n Last year's rookie sensation as Boston's closer now moves into Red Sox rotation.


The Associated Press

FORT MYERS, Fla. - Jonathan Papelbon lifted weights diligently to strengthen his ailing shoulder. Then he stood patiently in the woods, working on his duck calls so he could nab his prey and try his tasty recipe:

Slice the duck breast into four pieces, marinate in Italian dressing and cola and let sit for 12 hours. Wrap in jalapeno peppers, sour cream and bacon, then grill until the bacon is done. Grab a knife and fork and dig in.

"It's an old family recipe," the Red Sox closer-turned-starter said. "It's awesome."

Now that Papelbon's offseason hunting is done, he's optimistic his regular-season work also will be impressive.

A shoulder problem curtailed one of the best seasons by a rookie closer. Boston figures the shoulder will have less stress if he pitches just once every five days, and Papelbon said it feels fine.

So the homespun but hard-nosed righthander is trying to expand his repertoire.

If his curveball gets hitters out the way the cola gets the game flavor out, his pitching also could be awesome.

Papelbon didn't use that pitch at all last season, when he relied on fastballs, sliders and splitters in his short outings. He had 35 saves before ending his season Sept. 1 when he felt his right shoulder joint slipping against Toronto. But he headed into the offseason with optimism after pitching a pain-free batting practice session Sept. 30.

He finished with a 4-2 record and a 0.92 ERA, the third lowest in baseball history by a pitcher with at least 50 innings in a season. Not even Mariano Rivera has done that.

Papelbon loves to attack hitters. "Grip it and rip it," he said of his fastball.

"My curve is good, man. It's just going to be a matter of getting the feel and the touch back," Papelbon said. "All I'm going to have to do is get my curveball where my fastball, split and slider are. If I can do that, I'll be fine."

If he is, the Red Sox rotation that looks so good on paper could be dominant. Curt Schilling leads a group of starters that includes Josh Beckett, Tim Wakefield and newcomer Daisuke Matsuzaka.

The media attention focused on the Japanese star has overshadowed everything in spring training, even Boston's decision to turn its closer spot from an exclamation point to a question mark - an open competition between four or five pitchers who have never done it regularly.

"Hopefully, somebody will rise above and say, This is my job to keep,"' Papelbon said.

Papelbon was born in Baton Rouge, La., went to high school in Jacksonville, Fla., and was a closer at Mississippi State. The Red Sox turned him into a starter in 2003, his first pro season. But when they called him up late in 2005, he relieved in 14 of his 17 games and posted a 3-1 record and 2.65 ERA.

He came into spring training last year as a starter but shifted to the bullpen when former closer Keith Foulke had knee problems.

All those changes may have taken their toll on Papelbon's shoulder.

"I was trying to learn everything at once," he said, "and there were some things, obviously, that slipped by me. But, at the same time, I love the challenge of seeing if I'm able to close or see if I'm able to be a starter. The Red Sox drafted me as a starter so I think it's my natural role."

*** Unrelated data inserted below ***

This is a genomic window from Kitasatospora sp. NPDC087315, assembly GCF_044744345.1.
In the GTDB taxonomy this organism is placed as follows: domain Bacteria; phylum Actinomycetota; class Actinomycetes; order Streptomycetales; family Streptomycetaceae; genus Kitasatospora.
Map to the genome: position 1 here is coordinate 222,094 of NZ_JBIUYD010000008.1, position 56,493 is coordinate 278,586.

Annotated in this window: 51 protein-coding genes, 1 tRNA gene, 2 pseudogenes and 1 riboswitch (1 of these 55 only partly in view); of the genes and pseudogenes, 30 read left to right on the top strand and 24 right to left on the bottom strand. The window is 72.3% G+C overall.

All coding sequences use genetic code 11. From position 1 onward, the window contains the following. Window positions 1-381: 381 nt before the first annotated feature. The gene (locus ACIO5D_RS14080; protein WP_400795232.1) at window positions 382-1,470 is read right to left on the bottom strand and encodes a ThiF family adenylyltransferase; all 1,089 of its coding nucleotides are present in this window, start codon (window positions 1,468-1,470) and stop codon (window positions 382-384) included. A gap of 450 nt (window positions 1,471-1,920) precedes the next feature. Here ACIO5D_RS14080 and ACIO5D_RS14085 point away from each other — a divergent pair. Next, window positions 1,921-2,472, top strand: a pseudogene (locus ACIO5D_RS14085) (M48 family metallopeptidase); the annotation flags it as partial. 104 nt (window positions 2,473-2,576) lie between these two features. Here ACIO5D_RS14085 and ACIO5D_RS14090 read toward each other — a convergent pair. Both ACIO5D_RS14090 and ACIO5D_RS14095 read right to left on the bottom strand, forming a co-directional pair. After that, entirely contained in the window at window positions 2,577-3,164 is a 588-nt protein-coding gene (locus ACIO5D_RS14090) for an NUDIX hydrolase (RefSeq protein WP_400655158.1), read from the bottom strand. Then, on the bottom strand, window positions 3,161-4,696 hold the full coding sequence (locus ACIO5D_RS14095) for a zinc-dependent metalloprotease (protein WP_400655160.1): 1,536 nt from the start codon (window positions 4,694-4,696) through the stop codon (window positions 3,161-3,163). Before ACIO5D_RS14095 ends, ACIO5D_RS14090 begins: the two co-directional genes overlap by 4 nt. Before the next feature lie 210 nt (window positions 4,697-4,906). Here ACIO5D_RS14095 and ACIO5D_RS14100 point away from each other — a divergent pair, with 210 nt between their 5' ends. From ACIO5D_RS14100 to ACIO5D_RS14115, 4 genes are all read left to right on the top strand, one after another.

He's excited about starting but will miss closing, a role that made him an All-Star last year. Although the team insists it's not thinking about returning him to a closer's role, he said he would do it if asked.

"He looked very good," third baseman Mike Lowell said after facing Papelbon during batting practice this week. "I don't know about a 0.70 ERA, but he can be a dominating starter, without a doubt."

"Papelbon is going to be good at whatever he does," manager Terry Francona said. "He's had success at everything he's done wearing a Red Sox uniform, so he's going to do a great job as a starter."

As a closer, he was untouchable early last season. He didn't allow a run for his first 21 1-3 innings over 19 games. He converted his first 20 save opportunities. His highest ERA at any point was 1.00.

But when he did struggle, he didn't dwell on it and just moved on aggressively, a key trait for a closer.

"I'll miss the fans wanting me to come in. I'll miss that feel," Papelbon said. "Closing was a tremendous joy for me and I had a great time and I'll miss it, but I've got to turn the page."

His shoulder feels as "strong as ever" after last season's scare at the age of 26. He's confident he can pitch 175 to 200 innings and win at least 15 games in the sport he loves.

"This is what I live for. This is what makes me happy," Papelbon said. "Being out there on the mound is like a comfort zone for me.

"When things cross your mind like, Hey, I might not be able to do this again,' it really hits home big time," he said. "I've taken things for granted and I've said about my arm, Oh, it's healthy and it's strong,' and you can't really do that."

So Papelbon is committed to a disciplined routine to keep his shoulder strong throughout his career even if he had to give up a promising job as a closer. Joel Pineiro, also a starter before going to the bullpen with Seattle last season, has the inside track on the job and plans to get some tips from Papelbon.

"There's no way I'm going to follow him and try to do the same thing," Pineiro said. "I'm going to be myself."

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